Day One On April 1, 2022

“…our optional prompt! I got this one from a workshop I did last year with Beatrix Gates, and I’ve found it really helpful. The prompt is based on Robert Hass’s remarkable prose poem, “A Story About the Body.” The idea is to write your own prose poem that, whatever title you choose to give it, is a story about the body. The poem should contain an encounter between two people, some spoken language, and at least one crisp visual image.”

What Friendship Doesn’t Say

“I’d kill myself,” she says, when I tell her about the procedure they did that saved my life. A colectomy, an ileostomy, a re-routing of the intestine. I wear a pouch on my right flank, tucked beneath my clothes. But there’s a taboo against some body parts, as if they were evil, as if modifying them somehow bestowed a curse. She would choose one death over another, but still she would choose death over life.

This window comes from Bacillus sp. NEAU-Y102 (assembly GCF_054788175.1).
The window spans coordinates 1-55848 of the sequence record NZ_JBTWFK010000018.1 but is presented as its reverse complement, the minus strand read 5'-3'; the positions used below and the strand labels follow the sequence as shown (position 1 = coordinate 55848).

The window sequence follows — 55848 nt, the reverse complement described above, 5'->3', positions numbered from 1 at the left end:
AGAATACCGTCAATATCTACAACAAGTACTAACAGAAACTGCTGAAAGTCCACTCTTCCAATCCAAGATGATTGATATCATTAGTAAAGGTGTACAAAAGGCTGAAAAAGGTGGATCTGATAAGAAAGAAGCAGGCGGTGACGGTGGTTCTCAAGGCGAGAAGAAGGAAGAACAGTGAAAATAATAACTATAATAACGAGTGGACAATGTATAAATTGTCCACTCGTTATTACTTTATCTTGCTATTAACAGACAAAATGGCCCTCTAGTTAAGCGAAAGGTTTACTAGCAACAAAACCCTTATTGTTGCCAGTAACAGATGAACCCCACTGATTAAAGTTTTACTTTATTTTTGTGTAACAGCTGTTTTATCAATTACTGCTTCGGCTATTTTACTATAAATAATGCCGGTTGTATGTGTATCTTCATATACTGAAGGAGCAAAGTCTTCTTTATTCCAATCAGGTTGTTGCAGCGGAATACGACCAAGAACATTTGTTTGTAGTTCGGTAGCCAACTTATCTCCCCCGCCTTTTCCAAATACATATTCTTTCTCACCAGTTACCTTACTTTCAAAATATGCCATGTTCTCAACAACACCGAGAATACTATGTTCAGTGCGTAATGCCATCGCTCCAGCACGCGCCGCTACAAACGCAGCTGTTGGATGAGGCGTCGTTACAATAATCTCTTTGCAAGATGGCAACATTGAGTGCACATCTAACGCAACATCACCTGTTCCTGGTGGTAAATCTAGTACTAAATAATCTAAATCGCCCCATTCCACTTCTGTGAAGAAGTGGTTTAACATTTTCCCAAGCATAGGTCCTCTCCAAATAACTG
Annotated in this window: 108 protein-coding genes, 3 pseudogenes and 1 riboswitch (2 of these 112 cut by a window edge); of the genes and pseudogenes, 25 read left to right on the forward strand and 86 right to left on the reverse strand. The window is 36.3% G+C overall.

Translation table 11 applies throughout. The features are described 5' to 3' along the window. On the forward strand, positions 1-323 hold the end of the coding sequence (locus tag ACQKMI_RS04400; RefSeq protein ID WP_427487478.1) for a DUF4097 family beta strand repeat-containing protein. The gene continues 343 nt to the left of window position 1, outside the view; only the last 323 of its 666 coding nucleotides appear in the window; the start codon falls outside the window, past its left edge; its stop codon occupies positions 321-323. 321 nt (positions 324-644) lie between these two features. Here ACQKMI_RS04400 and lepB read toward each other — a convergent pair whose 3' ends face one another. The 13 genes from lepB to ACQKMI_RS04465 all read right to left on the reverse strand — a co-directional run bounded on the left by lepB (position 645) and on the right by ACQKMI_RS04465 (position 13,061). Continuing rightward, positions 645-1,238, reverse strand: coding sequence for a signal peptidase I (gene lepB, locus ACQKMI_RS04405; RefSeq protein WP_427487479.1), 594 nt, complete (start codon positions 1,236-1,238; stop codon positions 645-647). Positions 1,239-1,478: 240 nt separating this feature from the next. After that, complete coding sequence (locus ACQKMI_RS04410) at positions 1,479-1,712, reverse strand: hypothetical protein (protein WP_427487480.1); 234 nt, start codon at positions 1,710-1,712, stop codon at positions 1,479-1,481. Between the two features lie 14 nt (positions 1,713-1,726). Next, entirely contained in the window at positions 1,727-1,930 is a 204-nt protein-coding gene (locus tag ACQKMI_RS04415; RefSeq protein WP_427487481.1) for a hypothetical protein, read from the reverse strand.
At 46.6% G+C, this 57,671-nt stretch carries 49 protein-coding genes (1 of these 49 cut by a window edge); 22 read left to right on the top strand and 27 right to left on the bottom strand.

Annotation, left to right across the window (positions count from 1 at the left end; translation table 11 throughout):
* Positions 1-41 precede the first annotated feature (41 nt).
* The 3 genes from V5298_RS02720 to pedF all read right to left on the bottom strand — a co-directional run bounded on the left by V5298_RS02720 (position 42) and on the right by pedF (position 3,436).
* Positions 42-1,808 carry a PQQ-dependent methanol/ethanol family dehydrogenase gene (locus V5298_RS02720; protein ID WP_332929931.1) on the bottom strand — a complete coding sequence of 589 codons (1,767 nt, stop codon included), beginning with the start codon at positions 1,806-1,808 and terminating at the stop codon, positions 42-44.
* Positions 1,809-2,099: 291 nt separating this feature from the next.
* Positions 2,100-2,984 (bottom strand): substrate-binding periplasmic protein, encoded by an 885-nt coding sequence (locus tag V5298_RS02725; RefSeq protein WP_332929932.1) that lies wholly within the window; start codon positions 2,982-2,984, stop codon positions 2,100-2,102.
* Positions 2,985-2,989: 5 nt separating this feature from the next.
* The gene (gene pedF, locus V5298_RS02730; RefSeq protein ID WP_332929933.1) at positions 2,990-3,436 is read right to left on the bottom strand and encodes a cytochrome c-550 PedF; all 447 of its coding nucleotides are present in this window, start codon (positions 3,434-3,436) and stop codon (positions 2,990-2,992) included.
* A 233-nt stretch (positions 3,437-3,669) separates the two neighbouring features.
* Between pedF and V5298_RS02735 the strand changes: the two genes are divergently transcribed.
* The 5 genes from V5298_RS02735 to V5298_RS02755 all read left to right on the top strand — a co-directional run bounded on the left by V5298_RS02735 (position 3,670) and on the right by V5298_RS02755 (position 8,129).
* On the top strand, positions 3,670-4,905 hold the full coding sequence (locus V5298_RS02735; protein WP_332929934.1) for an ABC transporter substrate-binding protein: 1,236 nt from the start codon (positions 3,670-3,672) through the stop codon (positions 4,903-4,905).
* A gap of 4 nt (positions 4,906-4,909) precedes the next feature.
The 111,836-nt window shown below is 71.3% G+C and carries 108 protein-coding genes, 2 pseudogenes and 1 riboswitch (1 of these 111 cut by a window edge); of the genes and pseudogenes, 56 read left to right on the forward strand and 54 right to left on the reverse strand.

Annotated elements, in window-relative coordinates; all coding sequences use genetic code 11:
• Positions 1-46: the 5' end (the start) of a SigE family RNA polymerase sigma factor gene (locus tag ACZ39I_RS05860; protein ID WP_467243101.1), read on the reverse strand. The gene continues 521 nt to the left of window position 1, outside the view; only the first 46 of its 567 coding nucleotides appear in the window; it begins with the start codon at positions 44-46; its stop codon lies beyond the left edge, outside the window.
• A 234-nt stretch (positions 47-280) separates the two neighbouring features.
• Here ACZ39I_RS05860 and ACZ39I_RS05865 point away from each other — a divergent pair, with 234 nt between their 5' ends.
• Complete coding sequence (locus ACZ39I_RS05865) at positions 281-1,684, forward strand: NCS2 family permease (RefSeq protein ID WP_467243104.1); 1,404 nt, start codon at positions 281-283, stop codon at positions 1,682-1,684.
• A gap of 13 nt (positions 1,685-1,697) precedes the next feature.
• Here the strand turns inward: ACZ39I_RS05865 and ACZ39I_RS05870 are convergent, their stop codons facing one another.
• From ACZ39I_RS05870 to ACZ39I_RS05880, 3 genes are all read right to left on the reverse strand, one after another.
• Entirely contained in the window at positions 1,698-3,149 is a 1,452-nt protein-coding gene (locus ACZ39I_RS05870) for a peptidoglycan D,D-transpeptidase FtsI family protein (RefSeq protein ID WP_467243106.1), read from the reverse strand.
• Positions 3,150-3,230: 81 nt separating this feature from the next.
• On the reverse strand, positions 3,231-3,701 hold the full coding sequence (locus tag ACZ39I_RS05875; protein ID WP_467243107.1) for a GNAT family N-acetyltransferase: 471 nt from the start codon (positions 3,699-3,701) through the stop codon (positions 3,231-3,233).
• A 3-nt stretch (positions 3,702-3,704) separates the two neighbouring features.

Time passes; I become accustomed to this new plumbing. Perhaps a fancy pink brocade cover, with gold thread stitching for fancy would make acceptable what isn’t in a plain cloth pouch. But all that does is add weight and bulk; makes a bulge where I don’t want one.

But I don’t kill myself. There are much worse things than this to make one wish for suicide, I suppose. The body can be a landmine of hurts and pains and things that go wrong, parts that wear out or just don’t work. Is there a rating scale, so you know when you’ve reached the “kill myself” threshold? If so, I am not there yet.

Pink brocade, gold-stitched

formal dress to hide cast-offs—

imperfect body

Carol A. Stephen

April 1, 2022

Carol A. Stephen

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